My view of church life has also been altered by this experience. The old cliché says a preacher’s job is to “comfort the afflicted and afflict the comfortable.” I’ve come to believe this phrase describes the work of the local church as well, and I’ve been struck by how important a “comfortable” (and comforting) church experience is for those whose lives are in the midst of immense upheaval. When all around them—and in them—is changing, they need very much to go worship at a place that is not rapidly changing. And they can certainly be forgiven for thinking that this place should not be changing at all.
Given what’s been happening in our extended family, the challenges of keeping SI moving forward have often felt like a retreat into the trivial. I don’t believe this project is trivial. But this year it has had the added attraction of being an enjoyable escape at times—especially the technical work (which I never really intended to get into). Whether a particular icon somewhere has the proper shade of gray truly is trivial, but it can be tremendously therapeutic.
SI has been much more than therapeutic for me in the last 19 months, though. Looking back brings a flood of lessons learned—and still learning—immediately to mind. I’ll hazard a quick, incomplete and random list.
- Transitions: starting something from scratch is probably “easier” than picking up where others have left off—unless you are wired to avoid risk. In that case, transitions are “your thing,” thorny though they tend to be, because you will rarely bring yourself to attack bare ground with a shovel and an idea.
- Transitions and problems: what seem like huge problems at the time often turn out to have been non-problems after you have laboriously constructed unneeded solutions. It’s OK. There’s no avoiding this. You just can’t see a real problem from a non-problem, or a major problem from a minor one, until you are at least mid-stream—often not until you’re well up the far shore.
- Rapid decision making: I received some surprising advice from a certain leader-type who will remain unnamed. I was describing the difficulty of making a large number of decisions rapidly without enough information (for me, “enough information” would be a prophetic vision of the exact and certain outcome of every option on the table.) He said, “flip a coin.”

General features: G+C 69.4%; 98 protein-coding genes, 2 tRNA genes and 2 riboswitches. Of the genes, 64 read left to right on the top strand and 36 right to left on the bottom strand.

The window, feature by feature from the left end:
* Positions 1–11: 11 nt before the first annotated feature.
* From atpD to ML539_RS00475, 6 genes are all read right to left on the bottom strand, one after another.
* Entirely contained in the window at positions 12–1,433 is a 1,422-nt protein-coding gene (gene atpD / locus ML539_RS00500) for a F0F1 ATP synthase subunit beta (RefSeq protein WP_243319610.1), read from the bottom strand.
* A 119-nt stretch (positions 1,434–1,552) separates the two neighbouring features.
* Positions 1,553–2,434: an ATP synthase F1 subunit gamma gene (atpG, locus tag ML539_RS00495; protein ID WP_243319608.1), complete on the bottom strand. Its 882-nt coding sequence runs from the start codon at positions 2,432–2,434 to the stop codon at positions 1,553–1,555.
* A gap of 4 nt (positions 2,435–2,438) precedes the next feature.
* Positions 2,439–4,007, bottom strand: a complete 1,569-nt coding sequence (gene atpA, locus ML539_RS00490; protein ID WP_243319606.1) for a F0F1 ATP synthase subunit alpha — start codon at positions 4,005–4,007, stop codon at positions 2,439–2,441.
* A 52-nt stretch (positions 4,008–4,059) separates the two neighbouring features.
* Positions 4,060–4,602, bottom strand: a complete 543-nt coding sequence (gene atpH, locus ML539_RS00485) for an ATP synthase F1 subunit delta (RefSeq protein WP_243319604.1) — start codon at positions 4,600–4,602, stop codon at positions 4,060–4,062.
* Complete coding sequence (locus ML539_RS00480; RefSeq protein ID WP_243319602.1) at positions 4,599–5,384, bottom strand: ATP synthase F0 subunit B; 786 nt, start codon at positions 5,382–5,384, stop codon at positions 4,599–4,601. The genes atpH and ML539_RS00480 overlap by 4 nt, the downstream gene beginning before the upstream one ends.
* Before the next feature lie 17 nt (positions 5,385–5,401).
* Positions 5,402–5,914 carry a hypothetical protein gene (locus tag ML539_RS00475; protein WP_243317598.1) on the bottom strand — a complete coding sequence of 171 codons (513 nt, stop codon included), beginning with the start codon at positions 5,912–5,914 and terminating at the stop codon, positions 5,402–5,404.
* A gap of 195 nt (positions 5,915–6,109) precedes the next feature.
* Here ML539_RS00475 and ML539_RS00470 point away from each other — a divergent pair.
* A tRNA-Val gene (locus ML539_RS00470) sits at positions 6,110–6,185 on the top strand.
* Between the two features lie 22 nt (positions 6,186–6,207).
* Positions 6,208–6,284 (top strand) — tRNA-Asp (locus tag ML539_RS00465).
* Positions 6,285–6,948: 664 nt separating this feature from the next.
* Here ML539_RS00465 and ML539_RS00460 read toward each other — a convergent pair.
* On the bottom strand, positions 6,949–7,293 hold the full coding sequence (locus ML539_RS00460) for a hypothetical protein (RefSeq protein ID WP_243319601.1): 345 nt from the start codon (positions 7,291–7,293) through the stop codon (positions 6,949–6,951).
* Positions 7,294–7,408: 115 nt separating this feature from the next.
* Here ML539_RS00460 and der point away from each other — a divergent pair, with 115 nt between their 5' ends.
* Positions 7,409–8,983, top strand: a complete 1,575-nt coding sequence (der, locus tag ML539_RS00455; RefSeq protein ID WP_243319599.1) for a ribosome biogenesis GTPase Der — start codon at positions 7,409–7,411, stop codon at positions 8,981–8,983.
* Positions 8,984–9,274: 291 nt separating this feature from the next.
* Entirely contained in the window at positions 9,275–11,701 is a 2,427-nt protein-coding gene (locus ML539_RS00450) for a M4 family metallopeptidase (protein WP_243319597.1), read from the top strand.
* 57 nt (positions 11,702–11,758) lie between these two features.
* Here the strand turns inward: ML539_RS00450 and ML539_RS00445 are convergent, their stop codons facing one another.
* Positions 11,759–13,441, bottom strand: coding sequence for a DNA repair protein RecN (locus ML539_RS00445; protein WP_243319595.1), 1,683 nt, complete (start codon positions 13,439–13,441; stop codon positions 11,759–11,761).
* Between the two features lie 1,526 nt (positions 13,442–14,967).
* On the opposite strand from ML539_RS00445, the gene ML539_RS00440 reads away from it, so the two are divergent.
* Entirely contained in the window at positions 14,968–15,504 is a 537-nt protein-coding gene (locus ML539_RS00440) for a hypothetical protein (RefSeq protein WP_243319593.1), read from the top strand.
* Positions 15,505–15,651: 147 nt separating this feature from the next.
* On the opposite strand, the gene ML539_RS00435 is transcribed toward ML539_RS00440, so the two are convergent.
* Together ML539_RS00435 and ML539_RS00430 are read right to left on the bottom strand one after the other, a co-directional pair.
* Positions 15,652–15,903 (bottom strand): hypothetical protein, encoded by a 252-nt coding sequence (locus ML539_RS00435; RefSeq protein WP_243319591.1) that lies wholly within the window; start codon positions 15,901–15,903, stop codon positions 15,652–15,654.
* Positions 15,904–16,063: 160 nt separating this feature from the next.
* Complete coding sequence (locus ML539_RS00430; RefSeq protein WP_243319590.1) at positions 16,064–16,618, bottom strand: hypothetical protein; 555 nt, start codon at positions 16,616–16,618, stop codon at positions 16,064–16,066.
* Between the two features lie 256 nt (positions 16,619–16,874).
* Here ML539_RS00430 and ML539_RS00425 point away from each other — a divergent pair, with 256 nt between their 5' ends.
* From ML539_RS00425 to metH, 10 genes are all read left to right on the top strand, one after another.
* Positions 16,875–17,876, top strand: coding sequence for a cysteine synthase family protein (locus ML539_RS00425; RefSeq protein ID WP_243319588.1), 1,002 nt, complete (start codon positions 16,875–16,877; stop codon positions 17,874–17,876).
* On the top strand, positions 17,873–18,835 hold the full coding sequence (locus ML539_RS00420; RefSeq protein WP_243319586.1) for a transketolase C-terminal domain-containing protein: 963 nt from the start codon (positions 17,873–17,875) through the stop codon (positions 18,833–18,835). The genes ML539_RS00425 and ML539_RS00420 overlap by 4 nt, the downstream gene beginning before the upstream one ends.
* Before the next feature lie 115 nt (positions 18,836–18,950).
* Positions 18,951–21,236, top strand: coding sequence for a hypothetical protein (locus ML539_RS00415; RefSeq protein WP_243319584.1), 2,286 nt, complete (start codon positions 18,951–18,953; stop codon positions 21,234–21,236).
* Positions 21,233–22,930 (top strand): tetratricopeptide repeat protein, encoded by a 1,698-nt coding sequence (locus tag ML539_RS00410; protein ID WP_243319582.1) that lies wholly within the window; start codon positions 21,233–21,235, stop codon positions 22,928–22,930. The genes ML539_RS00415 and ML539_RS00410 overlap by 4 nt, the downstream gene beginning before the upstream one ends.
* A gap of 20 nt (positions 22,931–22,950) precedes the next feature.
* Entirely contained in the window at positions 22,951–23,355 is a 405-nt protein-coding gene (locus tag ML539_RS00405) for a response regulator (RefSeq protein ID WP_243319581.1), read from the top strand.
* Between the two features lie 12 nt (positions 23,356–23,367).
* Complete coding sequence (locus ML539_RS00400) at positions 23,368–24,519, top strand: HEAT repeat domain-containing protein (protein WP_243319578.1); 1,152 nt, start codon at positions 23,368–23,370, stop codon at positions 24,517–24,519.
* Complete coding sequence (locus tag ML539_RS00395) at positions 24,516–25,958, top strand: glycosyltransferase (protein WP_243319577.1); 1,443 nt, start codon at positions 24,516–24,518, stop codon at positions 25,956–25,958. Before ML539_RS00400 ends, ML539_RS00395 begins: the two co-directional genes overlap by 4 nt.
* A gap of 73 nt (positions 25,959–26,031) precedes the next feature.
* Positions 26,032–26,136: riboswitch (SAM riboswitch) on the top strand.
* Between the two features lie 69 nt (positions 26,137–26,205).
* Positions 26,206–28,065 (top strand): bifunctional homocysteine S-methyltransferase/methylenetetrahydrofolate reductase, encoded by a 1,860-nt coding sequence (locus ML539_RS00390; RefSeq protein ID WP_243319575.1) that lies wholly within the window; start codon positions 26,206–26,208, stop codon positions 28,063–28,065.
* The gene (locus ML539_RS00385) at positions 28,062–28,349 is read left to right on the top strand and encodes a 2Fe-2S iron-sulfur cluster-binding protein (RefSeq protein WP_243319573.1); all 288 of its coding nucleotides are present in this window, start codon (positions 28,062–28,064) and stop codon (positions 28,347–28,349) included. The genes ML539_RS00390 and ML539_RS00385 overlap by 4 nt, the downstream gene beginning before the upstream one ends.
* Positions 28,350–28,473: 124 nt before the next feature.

- Criticism: there are two ways to waste it. One, just believe it. Two, just disbelieve it. When it’s highly contradictory (like what the survey is yielding so far), you’re blessed, because it is impossible to either “just believe it” or “just disbelieve it.” You are forced to weigh it.
- Risk: failing a lot is vital. I recently heard a leader-type (maybe the same one) say that “successful people fail more than unsuccessful people.” This is true because they try more things and because not trying is more damaging overall than trying and failing. The principle is very difficult for some of us (me, for example) to accept, but it rings true. How else did we all learn to walk or ride a bike? The corollary of the principle is that if I am not succeeding it may well be because I am not failing enough.
Many other lessons are also working their way into my sometimes-thick skull, even now. Between family matters, church matters, SharperIron and life in general, I’m sure many more are queuing up behind them. I look forward to what God will graciously drive through to my heart and mind and how He’ll unmake and remake me in the year ahead. Like the rest of you (I’m pretty sure), I have mixed emotions about the process. But Scripture is unmistakably clear about the eventual outcome. To fail to rejoice in that—in any year—is just wickedness.
Though troubles assail us and dangers affright,
Though friends should all fail us and foes all unite,
Yet one thing secures us, whatever betide,
The promise assures us, “The Lord will provide.”
When Satan assails us to stop up our path,
And courage all fails us, we triumph by faith.
He cannot take from us, though oft he has tried,
This heart cheering promise, “The Lord will provide.”
No strength of our own and no goodness we claim;
Yet, since we have known of the Savior’s great Name,
In this our strong tower for safety we hide:
The Lord is our power, “The Lord will provide.”
Aaron Blumer, SI’s site publisher, is a native of lower Michigan and a graduate of Bob Jones University (Greenville, SC) and Central Baptist Theological Seminary (Plymouth, MN). He, his wife, and their two children live in a small town in western Wisconsin, where he has pastored Grace Baptist Church (Boyceville, WI) since 2000. Prior to serving as a pastor, Aaron taught school in Stone Mountain, Georgia, and served in customer service and technical support for Unisys Corporation (Eagan, MN). He enjoys science fiction, music, and dabbling in software development.